Using Cypress and Storybook for Component Testing in Angular — A Step-by-Step Guide

Learn how to test your Angular components in isolation using Cypress and Storybook. Step-by-step guide on setting up Storybook for Angular, using Cypress to interact with components, and testing component actions and state changes.

Vamshi Vangapally
4 min readJan 27


Component Testing

Component testing in front-end engineering refers to the practice of testing individual parts or components of a user interface (UI) separately to ensure they function correctly. This is done to ensure that each component is isolated and behaves as expected, regardless of the state or behavior of other components on the page. Common types of component tests include unit tests and snapshot tests, which can be performed using testing frameworks such as Jest, Mocha, and Enzyme.

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What is Storybook

Storybook is an open-source tool for building and testing UI components. It allows developers to create a library of components that can be previewed and interacted with in a browser, making it easy to develop, document, and test components in isolation. Storybook provides a way to create a “story” for each component, which is a way to describe the different states and interactions that the component can have. It also allows for automatic testing, and also provides a way to share and document the components with other developers or stakeholders. Storybook is commonly used in conjunction with other front-end frameworks such as React, Angular, and Vue.

Testing components using Storybook

There are several ways to test components using Storybook, depending on the testing framework and library you are using.

  1. Storyshots: Storyshots is a utility that allows you to take “snapshots” of your components and compare them to previous versions, to ensure that they haven’t been changed unexpectedly. It’s built on top of Jest and uses its snapshot testing feature.
  2. Storybook Addon-test-actions: This add-on allows you to test the actions that are dispatched by the component and also test the state changes.
  3. Storybook Addon-knobs: This add-on allows you to test the component with different props and see how the component behaves with different inputs
  4. Using Cypress: Cypress is a E2E test framework. You can use Cypress to test your components in Storybook by visiting the storybook server and interact with the components as a user would.
  5. Using Selenium: Selenium is another E2E testing framework that can be used to test the components in Storybook.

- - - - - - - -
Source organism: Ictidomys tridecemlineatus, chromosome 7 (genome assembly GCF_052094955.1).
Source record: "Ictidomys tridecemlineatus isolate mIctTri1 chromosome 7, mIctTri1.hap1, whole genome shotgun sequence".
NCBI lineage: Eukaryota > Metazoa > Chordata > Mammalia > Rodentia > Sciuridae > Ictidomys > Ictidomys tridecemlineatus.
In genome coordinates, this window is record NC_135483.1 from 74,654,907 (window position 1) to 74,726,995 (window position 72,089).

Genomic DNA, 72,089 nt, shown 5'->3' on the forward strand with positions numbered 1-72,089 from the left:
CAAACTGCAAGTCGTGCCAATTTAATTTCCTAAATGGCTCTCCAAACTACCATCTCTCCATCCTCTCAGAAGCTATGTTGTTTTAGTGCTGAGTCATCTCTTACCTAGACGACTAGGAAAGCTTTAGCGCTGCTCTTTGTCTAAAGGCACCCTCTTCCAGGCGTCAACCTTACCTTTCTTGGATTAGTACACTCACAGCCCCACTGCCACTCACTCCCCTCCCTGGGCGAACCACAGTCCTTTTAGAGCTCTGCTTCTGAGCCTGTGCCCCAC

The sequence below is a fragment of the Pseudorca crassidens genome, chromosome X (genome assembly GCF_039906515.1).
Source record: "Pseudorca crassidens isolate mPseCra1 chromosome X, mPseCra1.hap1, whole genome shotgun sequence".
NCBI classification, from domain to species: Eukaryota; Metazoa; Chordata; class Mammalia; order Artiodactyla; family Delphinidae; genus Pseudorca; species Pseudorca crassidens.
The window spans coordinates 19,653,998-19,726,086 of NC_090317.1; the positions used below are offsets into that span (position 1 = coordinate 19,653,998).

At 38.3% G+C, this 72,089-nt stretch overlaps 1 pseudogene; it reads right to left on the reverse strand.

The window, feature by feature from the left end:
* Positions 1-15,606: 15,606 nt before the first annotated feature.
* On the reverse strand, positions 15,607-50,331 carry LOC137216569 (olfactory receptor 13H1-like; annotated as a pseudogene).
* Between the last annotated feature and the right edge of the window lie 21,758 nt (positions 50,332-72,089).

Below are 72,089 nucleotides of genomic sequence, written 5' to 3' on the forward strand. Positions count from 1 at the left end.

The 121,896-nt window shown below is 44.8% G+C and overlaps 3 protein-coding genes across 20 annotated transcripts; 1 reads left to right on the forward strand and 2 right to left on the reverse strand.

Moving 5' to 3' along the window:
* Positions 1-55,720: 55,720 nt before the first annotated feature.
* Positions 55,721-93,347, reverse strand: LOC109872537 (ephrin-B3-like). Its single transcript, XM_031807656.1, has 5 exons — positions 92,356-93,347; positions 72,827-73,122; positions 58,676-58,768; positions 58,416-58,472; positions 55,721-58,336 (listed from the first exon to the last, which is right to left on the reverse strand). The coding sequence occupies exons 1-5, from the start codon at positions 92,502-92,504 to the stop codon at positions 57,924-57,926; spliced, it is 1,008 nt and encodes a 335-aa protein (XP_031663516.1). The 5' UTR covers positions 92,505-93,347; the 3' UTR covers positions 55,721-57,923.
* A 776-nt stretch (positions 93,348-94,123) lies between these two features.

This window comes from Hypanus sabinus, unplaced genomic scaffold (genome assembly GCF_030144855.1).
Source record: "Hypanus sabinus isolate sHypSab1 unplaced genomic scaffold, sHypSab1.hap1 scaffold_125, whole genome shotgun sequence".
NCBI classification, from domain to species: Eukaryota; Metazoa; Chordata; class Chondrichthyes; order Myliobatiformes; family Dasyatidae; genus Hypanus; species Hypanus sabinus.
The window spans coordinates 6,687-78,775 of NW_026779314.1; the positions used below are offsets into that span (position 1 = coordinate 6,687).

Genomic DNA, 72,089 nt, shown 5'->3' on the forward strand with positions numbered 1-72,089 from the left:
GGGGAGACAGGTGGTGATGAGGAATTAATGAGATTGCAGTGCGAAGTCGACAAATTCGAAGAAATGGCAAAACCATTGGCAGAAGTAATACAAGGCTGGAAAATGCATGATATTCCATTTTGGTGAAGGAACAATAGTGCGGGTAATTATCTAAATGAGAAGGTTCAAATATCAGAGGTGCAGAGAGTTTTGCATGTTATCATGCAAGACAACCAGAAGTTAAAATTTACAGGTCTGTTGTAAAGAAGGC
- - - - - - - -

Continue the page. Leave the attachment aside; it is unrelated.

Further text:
You can use any of these testing frameworks and libraries to test your components in isolation, by using the Storybook as a testing environment, allowing you to test the components in different states, and different inputs.

Using Cypress and Storybook for Component testing

To use Cypress and Storybook for component testing, you will need to set up both tools in your project.

  1. First, set up Storybook by following the instructions on the official website ( This will involve installing Storybook and configuring it to work with your project.
  2. Next, install Cypress by running npm install cypress in your project's root directory.
  3. Configure Cypress to run against your Storybook server by modifying the cypress.json file and setting the baseUrl property to the URL of your Storybook server.
  4. Create a new directory in the cypress/integration directory called storybook and create new test files in that directory for each component you want to test.
  5. In each test file, you can use Cypress’ API to interact with the components in your Storybook stories, such as cy.get(),, and cy.should() to test their behavior and behavior of the actions they dispatch.
  6. You can also use Cypress’ cy.visit() command to visit different stories in your Storybook and test the components in different states.
  7. Once you have written your tests, you can run them using the npx cypress run command or npx cypress open to open the cypress test runner.

By using Cypress with Storybook, you can test your components in a real browser environment, simulating user interactions and asserting on the resulting behavior of the component.

Using Storybook for an Angular application

To run Storybook for an Angular project, you will need to set up Storybook and configure it to work with Angular.

  1. First, install Storybook by running npm install -g @storybook/cli in the root of your Angular project.
  2. Next, initialize Storybook in your Angular project by running getstorybook in the root of your project. This will create a new .storybook directory in your project and add some basic configuration files.
  3. Now you need to configure Storybook to work with Angular by adding the following to your main.ts file:
import { enableProdMode } from '@angular/core';
import { platformBrowserDynamic } from '@angular/platform-browser-dynamic';

import { AppModule } from './app/app.module';
import { environment } from './environments/environment';
import { defineCustomElements } from '@storybook/custom-elements/dist/defineCustomElements';

if (environment.production) {

.catch(err => console.log(err));

  • Next, you need to create a new file called main.stories.ts in the src directory of your project. This file is where you will define the stories for your components.
  • Add new stories for your components by importing them and adding a decorator like @StorybookModule
  • Finally, you can start the Storybook server by running npm run storybook in the root of your project. This will start a development server on http://localhost:6006 where you can preview your components and their stories.

By following these steps, you should be able to run Storybook for your Angular project and start creating stories for your components.



Vamshi Vangapally